SEATTLE Since not all damage is easy to see, it s important for homeowners to carefully check their property in the hours and days after an earthquake. KING5's Scott Miller talked to the experts about how to make sure your home survived a quake intact.

You may have obvious signs of damage such as a toppled chimney, but earthquakes don't always leave a telltale pile of bricks.

If you had a serious crack, you'd be looking for something that runs diagonal from an interior opening, explained building inspector Hugh Kelso.

Diagonal cracks in the wall are the worst, but more subtle cracks can also appear in corners where the wall meets ceiling. In the basement of older homes, check support posts for signs of shifting.

Other things to check:

  • Check old pipes for signs of new leaks.
  • Chimneys may be damaged inside, even if they look fine outside.
  • Cement foundations need a close inspection.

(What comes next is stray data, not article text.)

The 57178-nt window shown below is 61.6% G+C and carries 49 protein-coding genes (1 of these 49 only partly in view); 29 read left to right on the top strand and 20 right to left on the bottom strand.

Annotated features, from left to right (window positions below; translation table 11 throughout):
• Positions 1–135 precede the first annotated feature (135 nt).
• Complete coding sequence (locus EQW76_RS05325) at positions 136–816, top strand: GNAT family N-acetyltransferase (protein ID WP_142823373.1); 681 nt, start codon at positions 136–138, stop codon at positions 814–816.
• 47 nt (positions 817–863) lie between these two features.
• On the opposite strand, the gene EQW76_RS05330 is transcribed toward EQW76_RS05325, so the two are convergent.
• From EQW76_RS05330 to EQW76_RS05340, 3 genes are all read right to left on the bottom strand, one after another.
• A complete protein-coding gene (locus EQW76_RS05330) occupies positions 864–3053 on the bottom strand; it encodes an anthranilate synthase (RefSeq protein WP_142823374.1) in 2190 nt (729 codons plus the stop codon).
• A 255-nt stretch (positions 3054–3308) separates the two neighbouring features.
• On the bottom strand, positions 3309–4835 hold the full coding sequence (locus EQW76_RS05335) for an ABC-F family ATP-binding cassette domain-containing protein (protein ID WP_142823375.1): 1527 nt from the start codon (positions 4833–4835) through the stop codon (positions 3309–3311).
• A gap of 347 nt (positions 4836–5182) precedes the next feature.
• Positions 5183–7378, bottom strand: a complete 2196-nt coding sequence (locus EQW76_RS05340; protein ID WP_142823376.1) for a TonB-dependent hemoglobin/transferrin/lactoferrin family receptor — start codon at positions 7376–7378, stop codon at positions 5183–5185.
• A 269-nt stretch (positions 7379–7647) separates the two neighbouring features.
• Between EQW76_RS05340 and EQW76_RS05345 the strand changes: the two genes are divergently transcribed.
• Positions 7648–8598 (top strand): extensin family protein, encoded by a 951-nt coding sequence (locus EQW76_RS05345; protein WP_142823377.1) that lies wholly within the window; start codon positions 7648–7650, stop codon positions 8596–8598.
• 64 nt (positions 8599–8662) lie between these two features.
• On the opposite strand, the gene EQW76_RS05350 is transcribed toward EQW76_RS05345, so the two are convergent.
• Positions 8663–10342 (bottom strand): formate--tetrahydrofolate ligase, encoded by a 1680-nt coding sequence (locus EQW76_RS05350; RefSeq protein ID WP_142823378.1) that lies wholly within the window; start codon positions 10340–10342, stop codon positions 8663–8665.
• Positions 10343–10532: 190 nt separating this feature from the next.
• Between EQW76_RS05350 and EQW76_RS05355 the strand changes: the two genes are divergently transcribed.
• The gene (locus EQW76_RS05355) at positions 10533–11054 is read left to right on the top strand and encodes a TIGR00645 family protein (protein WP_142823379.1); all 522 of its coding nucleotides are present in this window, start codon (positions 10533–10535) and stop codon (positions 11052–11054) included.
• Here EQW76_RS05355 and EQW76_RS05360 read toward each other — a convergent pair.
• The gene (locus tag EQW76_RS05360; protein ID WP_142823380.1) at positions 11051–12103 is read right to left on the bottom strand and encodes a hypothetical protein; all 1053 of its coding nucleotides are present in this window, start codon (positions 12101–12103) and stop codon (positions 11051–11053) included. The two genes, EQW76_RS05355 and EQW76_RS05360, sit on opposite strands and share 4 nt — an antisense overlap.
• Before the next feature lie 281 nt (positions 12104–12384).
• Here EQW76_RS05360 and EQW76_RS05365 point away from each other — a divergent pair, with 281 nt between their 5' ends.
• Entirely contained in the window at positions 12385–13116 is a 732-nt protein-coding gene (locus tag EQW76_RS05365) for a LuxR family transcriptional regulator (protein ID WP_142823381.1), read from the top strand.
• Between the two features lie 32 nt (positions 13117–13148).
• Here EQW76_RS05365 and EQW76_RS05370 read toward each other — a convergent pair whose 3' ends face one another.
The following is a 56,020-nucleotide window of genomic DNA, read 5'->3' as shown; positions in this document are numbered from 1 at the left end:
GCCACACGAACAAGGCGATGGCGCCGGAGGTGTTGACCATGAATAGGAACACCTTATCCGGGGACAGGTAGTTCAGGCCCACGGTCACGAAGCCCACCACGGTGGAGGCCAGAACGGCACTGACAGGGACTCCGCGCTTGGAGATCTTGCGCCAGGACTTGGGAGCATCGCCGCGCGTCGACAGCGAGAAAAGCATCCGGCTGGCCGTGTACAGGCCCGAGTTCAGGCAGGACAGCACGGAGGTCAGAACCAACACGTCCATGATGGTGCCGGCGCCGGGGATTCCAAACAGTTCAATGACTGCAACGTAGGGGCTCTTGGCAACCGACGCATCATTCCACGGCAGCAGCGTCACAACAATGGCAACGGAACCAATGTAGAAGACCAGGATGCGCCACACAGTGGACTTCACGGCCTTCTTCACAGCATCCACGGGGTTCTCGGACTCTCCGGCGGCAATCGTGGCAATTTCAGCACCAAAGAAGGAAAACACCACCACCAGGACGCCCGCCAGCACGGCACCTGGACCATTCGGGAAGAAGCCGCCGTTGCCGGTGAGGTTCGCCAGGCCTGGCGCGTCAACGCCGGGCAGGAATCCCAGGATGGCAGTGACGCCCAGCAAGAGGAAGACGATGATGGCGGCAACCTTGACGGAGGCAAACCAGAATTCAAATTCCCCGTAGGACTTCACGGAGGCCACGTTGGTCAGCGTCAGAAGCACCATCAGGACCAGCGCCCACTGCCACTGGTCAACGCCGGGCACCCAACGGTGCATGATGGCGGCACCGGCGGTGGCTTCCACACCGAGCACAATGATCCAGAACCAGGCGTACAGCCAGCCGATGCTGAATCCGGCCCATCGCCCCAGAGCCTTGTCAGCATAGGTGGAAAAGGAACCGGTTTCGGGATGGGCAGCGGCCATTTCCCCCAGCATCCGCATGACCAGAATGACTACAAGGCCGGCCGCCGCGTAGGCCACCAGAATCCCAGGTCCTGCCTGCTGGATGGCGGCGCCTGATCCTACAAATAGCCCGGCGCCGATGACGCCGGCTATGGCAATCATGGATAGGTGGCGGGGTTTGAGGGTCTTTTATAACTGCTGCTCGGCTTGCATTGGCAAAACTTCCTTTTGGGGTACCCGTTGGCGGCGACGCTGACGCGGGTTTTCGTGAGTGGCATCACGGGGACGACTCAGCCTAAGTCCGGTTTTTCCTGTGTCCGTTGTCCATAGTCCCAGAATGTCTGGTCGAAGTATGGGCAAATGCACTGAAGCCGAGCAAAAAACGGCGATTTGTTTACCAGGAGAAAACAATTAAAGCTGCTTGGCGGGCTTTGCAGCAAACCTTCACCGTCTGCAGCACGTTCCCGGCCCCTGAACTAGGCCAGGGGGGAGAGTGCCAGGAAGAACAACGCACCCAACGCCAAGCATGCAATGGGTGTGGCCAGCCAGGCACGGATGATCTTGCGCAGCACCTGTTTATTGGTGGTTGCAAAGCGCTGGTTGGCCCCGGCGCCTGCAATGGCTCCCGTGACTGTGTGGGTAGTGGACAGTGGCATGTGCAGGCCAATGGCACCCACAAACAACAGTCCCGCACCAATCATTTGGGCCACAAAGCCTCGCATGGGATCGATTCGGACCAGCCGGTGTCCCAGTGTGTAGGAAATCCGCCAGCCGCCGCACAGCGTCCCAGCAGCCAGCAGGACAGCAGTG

Do you have any new cracks that you haven't noticed that weren't there before? If it's more than a quarter of an inch, that's significant and you want to look around and see what else may have moved, Kelso said.

Experts say these inspections are important. The better you know your home inside and out, the easier it is to tell when something has changed. If you want to hire a professional inspector to go through your home, it will cost you at least a hundred dollars. Some jurisdictions like King County offer inspections for a fee, as well.

Reported by Scott Miller

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